New semiconductor startup debugs the high-tech commercialization model

A Vancouver-based startup claims it has developed a breakthrough technology for debugging chips in the semiconductor industry.

Veridae Systems Inc., which includes former members of technology heavyweights PMC-Sierra Inc. (Nasdaq:PMCS) and Teradici Corp., also has some lessons about the importance of adapting to the new realities of the venture capital environment with a lean commercialization strategy.

The company operates in a very high-tech space, but is run more like a lean Internet startup than a typical multimillion-dollar research-and-development-driven technology operation.

Set to launch its first products, Veridae has managed to stretch $150,000 in seed funding over two years from early stage R&D to commercialization.

The company’s low-cost, bare bones development cycle is a direct reaction to the venture capital (VC) environment, which Veridae’s CEO Jim Derbyshire is familiar with. His last major private-sector role was helping Ottawa-based semiconductor-maker SiGe Semiconductor Inc. raise nearly $100 million in venture capital. But that was a couple of years ago – in a very different financing environment.

“Go back 10 years in this sort of business and you’d have started looking for a big angel round and then out to the venture capitalists,” said Derbyshire. “And you’d have raised probably $10 million or $20 million for this company. The VCs have gone and the angels, in general, are not willing to invest in this space.”

Veridae, which is anticipating generating $1.3 million in revenue in 2011, was spun out of PhD research that the company’s CTO Brad Quinton began at the University of British Columbia (UBC) six years ago.

Prior to that, Quinton was a senior engineer at Teradici and, earlier, PMC-Sierra.

Veridae says its debugging technology addresses the rising complexity of chips, or integrated circuits (ICs), in the semiconductor industry.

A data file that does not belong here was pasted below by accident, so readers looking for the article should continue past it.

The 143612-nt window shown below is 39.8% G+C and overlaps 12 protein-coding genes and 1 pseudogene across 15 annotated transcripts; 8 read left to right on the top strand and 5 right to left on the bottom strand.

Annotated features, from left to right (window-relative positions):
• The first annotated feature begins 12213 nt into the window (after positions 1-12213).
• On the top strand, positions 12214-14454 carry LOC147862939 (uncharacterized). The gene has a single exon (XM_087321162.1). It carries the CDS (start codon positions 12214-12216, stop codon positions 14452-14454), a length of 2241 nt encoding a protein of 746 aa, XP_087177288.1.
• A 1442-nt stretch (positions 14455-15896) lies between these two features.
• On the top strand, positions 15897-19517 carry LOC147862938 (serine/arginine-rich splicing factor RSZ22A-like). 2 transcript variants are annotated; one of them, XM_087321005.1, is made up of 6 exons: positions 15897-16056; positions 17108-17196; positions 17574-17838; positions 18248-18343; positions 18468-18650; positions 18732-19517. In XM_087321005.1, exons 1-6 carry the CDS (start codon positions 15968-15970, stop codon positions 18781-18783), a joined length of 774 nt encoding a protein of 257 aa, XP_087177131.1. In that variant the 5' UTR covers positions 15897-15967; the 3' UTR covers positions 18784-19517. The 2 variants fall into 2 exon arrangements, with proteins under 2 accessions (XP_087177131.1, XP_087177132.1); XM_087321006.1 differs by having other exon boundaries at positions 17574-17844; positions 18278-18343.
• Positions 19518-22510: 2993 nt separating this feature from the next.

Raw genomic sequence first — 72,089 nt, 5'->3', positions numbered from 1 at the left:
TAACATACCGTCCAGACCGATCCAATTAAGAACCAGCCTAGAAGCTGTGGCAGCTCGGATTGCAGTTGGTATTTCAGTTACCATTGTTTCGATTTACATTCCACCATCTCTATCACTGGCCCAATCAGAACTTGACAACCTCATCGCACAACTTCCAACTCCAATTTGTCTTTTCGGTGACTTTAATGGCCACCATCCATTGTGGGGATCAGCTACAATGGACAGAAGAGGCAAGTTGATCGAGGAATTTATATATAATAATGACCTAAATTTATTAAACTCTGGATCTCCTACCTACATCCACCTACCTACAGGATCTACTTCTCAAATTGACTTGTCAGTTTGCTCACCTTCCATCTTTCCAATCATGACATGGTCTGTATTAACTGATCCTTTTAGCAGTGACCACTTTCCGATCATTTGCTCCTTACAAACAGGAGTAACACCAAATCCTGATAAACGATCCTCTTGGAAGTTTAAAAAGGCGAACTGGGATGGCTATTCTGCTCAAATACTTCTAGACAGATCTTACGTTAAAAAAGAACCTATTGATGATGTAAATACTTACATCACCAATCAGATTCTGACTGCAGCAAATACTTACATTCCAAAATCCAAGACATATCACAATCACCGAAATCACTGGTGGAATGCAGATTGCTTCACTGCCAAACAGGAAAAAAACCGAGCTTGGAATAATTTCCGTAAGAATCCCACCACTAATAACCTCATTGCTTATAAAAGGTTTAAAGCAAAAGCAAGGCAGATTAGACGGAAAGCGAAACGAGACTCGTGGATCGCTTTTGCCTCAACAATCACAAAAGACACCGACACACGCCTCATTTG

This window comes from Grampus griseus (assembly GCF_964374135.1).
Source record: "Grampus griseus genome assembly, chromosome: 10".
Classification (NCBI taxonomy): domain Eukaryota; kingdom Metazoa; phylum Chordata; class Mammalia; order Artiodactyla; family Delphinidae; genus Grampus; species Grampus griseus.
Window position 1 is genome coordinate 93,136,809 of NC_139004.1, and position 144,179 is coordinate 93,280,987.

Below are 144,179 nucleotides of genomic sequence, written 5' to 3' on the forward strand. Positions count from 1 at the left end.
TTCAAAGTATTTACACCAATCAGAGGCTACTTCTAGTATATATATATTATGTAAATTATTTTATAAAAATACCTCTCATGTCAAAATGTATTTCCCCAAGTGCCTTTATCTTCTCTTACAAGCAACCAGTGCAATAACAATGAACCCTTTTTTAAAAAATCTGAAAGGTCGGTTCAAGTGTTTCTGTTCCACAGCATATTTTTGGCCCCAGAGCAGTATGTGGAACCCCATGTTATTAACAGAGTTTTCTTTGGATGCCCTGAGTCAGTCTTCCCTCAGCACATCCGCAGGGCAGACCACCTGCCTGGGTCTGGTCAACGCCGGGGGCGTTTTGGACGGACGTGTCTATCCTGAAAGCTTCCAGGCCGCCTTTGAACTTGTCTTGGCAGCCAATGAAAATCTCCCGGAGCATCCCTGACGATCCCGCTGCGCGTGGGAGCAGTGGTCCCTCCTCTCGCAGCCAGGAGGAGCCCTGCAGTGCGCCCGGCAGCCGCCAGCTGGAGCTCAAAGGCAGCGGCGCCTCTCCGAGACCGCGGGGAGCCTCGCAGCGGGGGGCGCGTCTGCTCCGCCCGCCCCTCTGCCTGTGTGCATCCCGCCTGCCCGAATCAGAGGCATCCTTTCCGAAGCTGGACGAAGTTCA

It says that IC manufacturers can use its tool kit – a blend of software, algorithms and intellectual property for designing hardware – to reduce debugging process times from days or months to hours.

Debugging technologies look inside circuitry, much like an X-ray, to examine its functional health.

“In a nutshell, we’ve sped up the whole process of proving out chips and getting them to market,” said Derbyshire.

The company beta tested its debugging technology in the summer and has four potential customers that are testing the tool for a month.

If all goes well, those trial customers will become long-term customers – and Veridae will be generating revenue.

Derbyshire is mentor-in-residence for Simon Fraser University’s Venture Connection program.

He’s also a member of the New Ventures BC (NVBC) competition, where, in 2009, he was initially introduced to Veridae.

He was teamed up as a mentor to the company as it competed in NVBC.

Veridae didn’t win the competition – its proposed target market was too small, said Derbyshire – but it was a finalist.

It also found a new CEO with experience in business development in the semiconductor industry: Derbyshire took the helm of Veridae shortly after the competition.

“I sat down with them and tried to work out a business model that worked,” said Derbyshire. “I understand the lean startup model. That model doesn’t quite fit this space, but there are lots of elements of it that do.”

For one, the evolution of software and the Internet has reduced costs for Internet-driven companies.

Rather than creating its own development software, Veridae licensed proven software and free open-source software – both of which would largely have been unavailable 10 years ago.

“With those two elements, we’ve been able to drastically cut down the development costs we would have had 10 or 15 years ago.”

It has leveraged $150,000 to obtain licensing and other support from UBC and to attract government grants.

And while Veridae has nine employees, which is more than the lean Internet startups that Derbyshire compares the company with, it has kept payroll down by easing employees into full-time roles only when necessary.

Some staff initially worked a day a week, while maintaining roles elsewhere, and advisers have been given options rather than wages.

Derbyshire acknowledged that bootstrapping Veridae has stalled its development cycle slightly – but not by much.

“We’ve had to be really cautious that we don’t expend too much on marketing ourselves until we have a product that makes revenue.”

Every week Techvibes republishes an article from Business in Vancouver. This article was originally published in issue #1099 – November 16 – 22, 2010.